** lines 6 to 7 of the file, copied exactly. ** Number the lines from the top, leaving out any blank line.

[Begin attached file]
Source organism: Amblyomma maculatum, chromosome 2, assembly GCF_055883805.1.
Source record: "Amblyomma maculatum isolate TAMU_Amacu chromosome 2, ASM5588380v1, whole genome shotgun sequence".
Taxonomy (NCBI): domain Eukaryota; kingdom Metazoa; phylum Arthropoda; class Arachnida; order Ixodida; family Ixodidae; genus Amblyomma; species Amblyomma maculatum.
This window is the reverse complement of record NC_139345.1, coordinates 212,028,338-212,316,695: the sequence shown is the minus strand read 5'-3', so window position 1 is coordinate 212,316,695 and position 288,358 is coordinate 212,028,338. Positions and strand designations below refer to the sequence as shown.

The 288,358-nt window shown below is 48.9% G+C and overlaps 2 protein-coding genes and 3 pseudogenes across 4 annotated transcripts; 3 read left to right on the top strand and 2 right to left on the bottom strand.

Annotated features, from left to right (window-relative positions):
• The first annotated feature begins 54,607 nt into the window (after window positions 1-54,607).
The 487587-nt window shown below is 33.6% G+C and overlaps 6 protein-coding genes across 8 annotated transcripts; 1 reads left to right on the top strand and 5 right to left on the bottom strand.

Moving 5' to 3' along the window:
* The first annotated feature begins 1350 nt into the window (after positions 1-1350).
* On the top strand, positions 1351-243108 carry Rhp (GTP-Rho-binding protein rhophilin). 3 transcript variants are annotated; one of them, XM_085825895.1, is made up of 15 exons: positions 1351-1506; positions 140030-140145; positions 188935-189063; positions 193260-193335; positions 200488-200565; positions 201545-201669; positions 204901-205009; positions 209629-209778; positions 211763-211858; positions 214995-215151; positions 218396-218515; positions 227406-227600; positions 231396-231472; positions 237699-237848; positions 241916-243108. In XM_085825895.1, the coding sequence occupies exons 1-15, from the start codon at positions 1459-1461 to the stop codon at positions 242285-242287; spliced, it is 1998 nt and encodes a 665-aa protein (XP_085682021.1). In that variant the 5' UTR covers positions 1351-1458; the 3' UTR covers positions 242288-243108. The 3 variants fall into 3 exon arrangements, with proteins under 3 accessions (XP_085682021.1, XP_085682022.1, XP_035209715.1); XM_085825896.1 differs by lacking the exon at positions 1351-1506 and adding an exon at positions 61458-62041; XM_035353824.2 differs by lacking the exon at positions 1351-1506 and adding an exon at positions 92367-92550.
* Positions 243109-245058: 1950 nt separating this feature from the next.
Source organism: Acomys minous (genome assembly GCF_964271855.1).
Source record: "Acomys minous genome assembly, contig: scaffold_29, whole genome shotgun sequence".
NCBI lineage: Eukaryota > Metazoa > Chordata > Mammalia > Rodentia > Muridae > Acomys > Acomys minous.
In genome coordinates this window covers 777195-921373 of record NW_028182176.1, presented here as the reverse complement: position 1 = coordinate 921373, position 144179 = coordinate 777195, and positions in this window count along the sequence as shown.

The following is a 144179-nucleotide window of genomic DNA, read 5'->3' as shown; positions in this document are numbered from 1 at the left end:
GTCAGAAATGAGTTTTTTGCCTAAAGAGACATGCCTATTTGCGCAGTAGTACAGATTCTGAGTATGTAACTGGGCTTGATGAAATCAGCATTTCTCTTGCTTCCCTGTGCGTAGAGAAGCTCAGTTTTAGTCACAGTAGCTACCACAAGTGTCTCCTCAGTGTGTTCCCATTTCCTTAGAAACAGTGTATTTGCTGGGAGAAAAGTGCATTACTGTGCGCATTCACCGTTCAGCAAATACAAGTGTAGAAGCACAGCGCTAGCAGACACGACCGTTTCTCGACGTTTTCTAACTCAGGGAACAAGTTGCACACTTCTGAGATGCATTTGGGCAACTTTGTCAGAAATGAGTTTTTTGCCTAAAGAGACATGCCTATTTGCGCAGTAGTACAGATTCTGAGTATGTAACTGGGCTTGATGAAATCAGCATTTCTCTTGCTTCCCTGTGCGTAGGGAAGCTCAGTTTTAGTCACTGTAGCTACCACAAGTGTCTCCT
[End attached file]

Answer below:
Annotated features, from left to right (window-relative positions):
• The first annotated feature begins 54,607 nt into the window (after window positions 1-54,607).